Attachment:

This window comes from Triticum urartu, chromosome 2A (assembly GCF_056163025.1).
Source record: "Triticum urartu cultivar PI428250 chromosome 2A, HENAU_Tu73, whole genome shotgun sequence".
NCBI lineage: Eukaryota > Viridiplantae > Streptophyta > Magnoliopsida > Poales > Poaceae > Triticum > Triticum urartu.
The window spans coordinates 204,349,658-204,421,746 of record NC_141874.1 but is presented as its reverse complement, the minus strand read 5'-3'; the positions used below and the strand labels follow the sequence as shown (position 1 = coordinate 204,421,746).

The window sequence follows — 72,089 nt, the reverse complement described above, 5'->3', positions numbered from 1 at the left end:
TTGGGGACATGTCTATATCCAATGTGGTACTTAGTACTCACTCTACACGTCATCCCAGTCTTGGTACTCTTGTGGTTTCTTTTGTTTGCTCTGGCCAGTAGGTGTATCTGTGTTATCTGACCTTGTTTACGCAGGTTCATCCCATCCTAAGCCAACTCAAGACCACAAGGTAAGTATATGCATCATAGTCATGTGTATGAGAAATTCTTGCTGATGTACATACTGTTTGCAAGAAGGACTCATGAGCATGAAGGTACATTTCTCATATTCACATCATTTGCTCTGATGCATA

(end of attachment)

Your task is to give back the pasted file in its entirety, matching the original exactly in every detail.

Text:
This window comes from Triticum urartu, chromosome 2A (assembly GCF_056163025.1).
Source record: "Triticum urartu cultivar PI428250 chromosome 2A, HENAU_Tu73, whole genome shotgun sequence".
NCBI lineage: Eukaryota > Viridiplantae > Streptophyta > Magnoliopsida > Poales > Poaceae > Triticum > Triticum urartu.
The window spans coordinates 204,349,658-204,421,746 of record NC_141874.1 but is presented as its reverse complement, the minus strand read 5'-3'; the positions used below and the strand labels follow the sequence as shown (position 1 = coordinate 204,421,746).

The window sequence follows — 72,089 nt, the reverse complement described above, 5'->3', positions numbered from 1 at the left end:
TTGGGGACATGTCTATATCCAATGTGGTACTTAGTACTCACTCTACACGTCATCCCAGTCTTGGTACTCTTGTGGTTTCTTTTGTTTGCTCTGGCCAGTAGGTGTATCTGTGTTATCTGACCTTGTTTACGCAGGTTCATCCCATCCTAAGCCAACTCAAGACCACAAGGTAAGTATATGCATCATAGTCATGTGTATGAGAAATTCTTGCTGATGTACATACTGTTTGCAAGAAGGACTCATGAGCATGAAGGTACATTTCTCATATTCACATCATTTGCTCTGATGCATA